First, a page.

Experts suggest continuing to look for a home but only bidding on the asking price and locking into a reasonable mortgage rate.

You can always refinance down the line if mortgage rates drop to historical lows again. But you’re locked into a better rate if they continue to rise.

If you wait to see if the mortgage rates fall, you might find yourself looking at higher home prices than we currently have. It’s a tradeoff, but there are never going to be perfect market conditions in which to buy a home.

What do these rates mean for refinancing?

This answer will vary by the homeowner and depend on how high your current mortgage is.

Experts often say it’s best to refinance your home when you can reduce interest by at least .75 points to make the refinance worth it. If you can’t, you may find that you’ll pay more in fees than you would save with a new rate.

If mortgage rates are around 5.50% and your mortgage is above 6.25%, refinance is a good idea. If it’s lower than that, you should hold off and see if interest rates will go down in 2023.

Don’t just consider 30-year mortgages. Look into 15-year mortgages as well. These tend to have lower interest rates. The tradeoff is that you might end up with a higher payment. But the money saved could be worth it in the long term.

Home.com can help you navigate the market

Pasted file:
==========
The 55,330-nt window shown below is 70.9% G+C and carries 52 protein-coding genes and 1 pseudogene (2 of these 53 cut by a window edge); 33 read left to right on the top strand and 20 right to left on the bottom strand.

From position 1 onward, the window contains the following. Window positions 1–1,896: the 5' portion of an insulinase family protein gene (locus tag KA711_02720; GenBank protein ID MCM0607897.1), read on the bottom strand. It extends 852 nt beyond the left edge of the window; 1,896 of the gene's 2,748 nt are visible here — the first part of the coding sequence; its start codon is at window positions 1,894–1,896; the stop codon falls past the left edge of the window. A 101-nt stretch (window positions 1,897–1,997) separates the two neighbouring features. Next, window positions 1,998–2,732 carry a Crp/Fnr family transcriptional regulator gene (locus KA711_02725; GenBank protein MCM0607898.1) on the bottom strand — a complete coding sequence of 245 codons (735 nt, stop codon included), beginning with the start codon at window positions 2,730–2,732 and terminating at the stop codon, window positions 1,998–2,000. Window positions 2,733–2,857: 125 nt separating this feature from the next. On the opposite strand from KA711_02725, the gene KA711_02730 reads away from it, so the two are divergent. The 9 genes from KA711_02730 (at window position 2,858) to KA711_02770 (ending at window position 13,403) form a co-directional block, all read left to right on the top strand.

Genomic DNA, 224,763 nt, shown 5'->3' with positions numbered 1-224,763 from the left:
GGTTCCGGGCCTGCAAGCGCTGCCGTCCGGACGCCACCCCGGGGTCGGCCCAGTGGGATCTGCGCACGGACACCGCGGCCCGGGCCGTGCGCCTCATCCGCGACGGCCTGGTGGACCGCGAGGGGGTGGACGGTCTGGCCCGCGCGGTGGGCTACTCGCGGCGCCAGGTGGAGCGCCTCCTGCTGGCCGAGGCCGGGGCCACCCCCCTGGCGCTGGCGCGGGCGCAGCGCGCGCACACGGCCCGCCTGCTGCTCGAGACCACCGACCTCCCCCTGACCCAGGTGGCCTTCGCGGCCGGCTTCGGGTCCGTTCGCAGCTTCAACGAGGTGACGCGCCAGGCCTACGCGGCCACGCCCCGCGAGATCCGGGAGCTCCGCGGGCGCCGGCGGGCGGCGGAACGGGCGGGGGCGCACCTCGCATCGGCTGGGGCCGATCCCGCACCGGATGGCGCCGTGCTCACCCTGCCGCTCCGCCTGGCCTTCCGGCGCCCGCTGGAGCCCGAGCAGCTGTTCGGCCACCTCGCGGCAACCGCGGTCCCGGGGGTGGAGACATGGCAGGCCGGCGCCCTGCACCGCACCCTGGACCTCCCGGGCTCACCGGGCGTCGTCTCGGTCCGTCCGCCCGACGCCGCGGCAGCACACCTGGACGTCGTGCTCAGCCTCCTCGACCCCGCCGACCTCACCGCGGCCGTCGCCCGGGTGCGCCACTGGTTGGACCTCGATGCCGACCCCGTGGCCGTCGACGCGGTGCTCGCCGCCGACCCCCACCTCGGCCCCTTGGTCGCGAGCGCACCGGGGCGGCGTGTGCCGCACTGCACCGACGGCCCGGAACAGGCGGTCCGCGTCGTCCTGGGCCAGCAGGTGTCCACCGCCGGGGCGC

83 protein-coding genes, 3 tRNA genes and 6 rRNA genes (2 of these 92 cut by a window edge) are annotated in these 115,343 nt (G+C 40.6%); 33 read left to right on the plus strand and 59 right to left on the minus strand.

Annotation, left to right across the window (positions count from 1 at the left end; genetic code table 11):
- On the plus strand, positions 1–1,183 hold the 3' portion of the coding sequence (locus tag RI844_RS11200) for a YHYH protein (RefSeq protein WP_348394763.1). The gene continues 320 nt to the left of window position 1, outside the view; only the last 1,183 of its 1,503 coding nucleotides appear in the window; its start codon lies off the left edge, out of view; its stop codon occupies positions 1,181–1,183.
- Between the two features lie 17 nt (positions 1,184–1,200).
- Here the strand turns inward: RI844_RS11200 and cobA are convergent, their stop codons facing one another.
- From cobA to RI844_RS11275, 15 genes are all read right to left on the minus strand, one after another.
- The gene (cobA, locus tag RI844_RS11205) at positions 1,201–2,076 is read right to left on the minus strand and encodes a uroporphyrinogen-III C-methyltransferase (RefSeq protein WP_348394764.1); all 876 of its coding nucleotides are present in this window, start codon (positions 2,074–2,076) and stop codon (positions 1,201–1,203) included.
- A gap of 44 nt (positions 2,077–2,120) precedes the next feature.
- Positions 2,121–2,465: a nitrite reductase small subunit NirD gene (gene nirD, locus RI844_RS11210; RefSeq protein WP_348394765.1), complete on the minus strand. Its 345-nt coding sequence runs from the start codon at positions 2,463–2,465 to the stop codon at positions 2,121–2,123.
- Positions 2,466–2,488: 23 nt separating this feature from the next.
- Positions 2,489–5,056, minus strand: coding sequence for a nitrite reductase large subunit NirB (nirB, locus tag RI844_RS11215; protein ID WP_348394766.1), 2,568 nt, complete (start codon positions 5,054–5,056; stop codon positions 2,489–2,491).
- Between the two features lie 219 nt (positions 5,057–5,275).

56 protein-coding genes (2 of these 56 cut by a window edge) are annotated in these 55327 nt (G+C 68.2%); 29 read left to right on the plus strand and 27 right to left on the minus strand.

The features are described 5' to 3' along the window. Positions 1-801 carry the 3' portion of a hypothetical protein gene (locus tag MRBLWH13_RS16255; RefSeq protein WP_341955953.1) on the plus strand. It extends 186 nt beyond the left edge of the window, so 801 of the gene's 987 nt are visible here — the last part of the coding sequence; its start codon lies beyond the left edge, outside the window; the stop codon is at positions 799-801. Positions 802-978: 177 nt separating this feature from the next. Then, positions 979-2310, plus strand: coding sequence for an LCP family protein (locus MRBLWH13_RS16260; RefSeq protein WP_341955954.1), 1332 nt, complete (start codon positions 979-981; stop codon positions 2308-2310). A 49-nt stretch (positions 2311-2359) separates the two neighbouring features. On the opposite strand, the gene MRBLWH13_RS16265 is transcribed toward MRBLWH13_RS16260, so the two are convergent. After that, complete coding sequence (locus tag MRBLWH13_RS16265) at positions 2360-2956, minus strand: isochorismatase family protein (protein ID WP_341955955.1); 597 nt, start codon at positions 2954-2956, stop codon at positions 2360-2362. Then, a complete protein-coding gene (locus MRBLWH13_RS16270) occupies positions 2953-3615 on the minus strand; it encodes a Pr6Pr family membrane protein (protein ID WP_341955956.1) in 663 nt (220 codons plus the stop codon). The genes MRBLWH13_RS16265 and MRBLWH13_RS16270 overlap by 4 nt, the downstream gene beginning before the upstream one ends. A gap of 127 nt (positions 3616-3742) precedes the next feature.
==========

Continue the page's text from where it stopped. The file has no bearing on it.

Buying a home might be the right decision for you and your family.

Sometimes it’s about finding the right property to fit your needs, instead of looking around at the optimal financial decisions.

The bottom line is that it’s not a bad time to purchase or refinance.

Keep an eye on Home.com’s mortgage rates page to help you decide if it’s the right time to make a move. We also have excellent calculators to help you determine your mortgage costs or calculate a refinance.

When you’re ready to take the next step in purchasing or refinancing, reach out to the experienced loan officers at Homefinity. They’ve been through every market condition and can help guide you to the right decisions for your financial situation.

Source: home.com ~ By:

How to Build Out Your Smart Home

smart home

The possibilities are endless when it comes to building out a smart home, which can make decisions overwhelming. Tech expert Brandon Doyle breaks down how to get started.

I’ve tested hundreds of smart-home products over the years and provided written and video comparisons in each product category. Along the way, I’ve learned a lot about what’s needed and what’s not, what the top brands are, and where to get started.

(And big thanks to my wife for her unending patience as I tinkered with, traded, installed, and uninstalled, and upgraded our various smart-home features.)

Opt for Quality Over Price

The options are endless when it comes to smart-home features, but that doesn’t necessarily mean a cheaper product will be better. In many cases, the cheaper off-brand products you might find may not perform as well and can lead to headaches down the line. I recommend watching for package deals and deep discounts from trusted brands on popular sale days like Prime Day and Black Friday.

Pick Your Ecosystem